Native American History
The Bear Lake Valley has a long and rich history. It dates back to the area's first inhabitants, who used the lake as a resource for over 6,000 years. Evidence of ancient settlements can be found in the petroglyphs that are still visible on the sides of nearby mountains. The area was first inhabited by the Shoshone-Bannock tribes, who made their way to the valley as early as 1000 AD in search of food and shelter. They named the lake Bear Lake for its population of black bears. For centuries, the tribe would use the lake for fishing and hunting, as well as to gather plants for food.
In 1811, the first non-Native Americans entered the Bear Lake Valley when two French-Canadian fur traders, Francois Larocque and Michel Bourdon, arrived in search of beaver pelts. The region came under the control of the United States with the signing of the Treaty of 1818, and in 1847 Mormon pioneers arrived in the valley and set up small settlements. The Mormons made use of Bear Lake's abundant resources, utilizing its fish for food and gathering wild plants to eat.
Early Mormon History
The area that is now Bear Lake State Park has been a popular vacation spot since the mid-1800s. Mormon explorers first discovered the lake in 1811 and named it after an aboriginal chief they had encountered on their journey. The area's rich soil and abundant wildlife made it ideal for settlement and people began to settle in the area in the 1840s.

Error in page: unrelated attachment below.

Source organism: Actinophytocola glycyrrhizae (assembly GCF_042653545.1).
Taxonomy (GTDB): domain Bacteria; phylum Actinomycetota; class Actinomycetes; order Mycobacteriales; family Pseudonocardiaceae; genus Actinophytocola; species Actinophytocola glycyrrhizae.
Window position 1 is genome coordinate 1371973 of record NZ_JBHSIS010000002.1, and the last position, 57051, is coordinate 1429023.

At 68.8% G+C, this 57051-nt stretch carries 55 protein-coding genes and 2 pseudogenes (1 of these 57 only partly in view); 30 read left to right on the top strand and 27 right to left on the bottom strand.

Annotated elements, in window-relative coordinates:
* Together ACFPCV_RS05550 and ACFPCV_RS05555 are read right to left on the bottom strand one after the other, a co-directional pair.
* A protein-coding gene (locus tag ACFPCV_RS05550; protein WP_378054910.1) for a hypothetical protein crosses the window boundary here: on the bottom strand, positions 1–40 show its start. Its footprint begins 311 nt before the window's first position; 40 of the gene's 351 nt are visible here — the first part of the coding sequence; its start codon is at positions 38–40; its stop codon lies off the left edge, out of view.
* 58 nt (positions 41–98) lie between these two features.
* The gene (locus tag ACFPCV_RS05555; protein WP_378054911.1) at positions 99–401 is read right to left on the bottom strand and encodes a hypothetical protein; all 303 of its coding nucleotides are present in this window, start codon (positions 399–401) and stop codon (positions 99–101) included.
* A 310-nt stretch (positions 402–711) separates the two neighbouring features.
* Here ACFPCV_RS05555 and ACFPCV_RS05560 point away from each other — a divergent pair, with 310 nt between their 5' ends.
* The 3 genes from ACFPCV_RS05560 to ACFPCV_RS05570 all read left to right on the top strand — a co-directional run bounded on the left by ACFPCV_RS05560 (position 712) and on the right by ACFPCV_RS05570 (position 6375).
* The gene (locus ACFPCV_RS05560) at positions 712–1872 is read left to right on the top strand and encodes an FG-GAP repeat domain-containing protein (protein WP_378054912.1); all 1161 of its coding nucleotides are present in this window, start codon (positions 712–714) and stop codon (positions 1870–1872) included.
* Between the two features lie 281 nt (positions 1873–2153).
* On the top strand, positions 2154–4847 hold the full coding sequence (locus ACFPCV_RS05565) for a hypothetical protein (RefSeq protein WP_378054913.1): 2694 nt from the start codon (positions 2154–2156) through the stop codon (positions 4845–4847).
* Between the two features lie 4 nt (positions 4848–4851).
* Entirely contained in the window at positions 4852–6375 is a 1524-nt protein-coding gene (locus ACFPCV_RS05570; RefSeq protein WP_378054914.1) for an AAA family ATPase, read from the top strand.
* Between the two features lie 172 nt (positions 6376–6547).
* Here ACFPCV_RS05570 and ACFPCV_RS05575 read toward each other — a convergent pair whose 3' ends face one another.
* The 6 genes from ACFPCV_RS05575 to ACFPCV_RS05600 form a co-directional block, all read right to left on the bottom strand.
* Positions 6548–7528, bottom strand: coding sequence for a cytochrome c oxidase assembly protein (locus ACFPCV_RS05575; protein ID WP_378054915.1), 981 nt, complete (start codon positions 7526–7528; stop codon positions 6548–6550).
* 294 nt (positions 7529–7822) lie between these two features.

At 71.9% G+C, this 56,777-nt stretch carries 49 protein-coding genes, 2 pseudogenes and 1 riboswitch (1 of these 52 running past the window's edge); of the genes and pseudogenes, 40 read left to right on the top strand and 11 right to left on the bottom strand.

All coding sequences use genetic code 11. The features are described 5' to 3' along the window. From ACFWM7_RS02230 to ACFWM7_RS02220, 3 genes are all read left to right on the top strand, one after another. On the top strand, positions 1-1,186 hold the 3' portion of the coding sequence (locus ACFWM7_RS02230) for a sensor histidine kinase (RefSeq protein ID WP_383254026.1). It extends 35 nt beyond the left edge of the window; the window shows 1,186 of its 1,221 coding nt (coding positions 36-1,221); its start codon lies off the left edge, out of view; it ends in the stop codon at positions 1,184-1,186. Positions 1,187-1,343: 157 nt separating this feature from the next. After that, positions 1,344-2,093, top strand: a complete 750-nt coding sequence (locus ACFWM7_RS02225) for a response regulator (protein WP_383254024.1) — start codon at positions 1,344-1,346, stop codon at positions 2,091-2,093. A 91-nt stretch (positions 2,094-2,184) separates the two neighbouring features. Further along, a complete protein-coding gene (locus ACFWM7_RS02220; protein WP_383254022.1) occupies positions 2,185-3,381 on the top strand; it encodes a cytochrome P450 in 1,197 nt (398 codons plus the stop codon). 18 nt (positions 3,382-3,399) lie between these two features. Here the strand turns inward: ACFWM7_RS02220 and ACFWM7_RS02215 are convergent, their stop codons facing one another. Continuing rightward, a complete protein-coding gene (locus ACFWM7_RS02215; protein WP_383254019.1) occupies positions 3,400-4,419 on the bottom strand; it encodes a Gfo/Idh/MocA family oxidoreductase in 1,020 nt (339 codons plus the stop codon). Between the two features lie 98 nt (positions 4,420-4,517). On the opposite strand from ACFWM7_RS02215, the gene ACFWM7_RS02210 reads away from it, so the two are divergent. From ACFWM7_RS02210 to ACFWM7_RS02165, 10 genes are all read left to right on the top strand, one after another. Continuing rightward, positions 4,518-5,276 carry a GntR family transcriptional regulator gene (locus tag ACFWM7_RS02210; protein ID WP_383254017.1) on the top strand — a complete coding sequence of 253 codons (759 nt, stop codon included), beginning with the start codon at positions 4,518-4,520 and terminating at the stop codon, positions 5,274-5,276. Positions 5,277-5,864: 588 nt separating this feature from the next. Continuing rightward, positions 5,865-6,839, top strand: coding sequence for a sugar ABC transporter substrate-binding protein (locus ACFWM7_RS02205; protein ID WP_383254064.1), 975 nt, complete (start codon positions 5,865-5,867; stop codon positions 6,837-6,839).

In 1861, the first homestead in Bear Lake Valley was established and settlers began to settle around the lake. By 1875, there were over 100 homes in the region and with increasing numbers of tourists visiting for recreational fishing and boating, a number of resorts began to open along the lake's shores.
20th Century History
The early 1900s saw the development of Bear Lake State Park and the gradual conversion of the area from agriculture to recreation. In 1913, a bill was passed in the Idaho legislature establishing a state park along the northern shore of Bear Lake.
In1962, it was designated as an official state park. The park has undergone numerous improvements over the years and today offers a wide variety of recreational activities such as camping, boating, fishing, swimming, and hiking.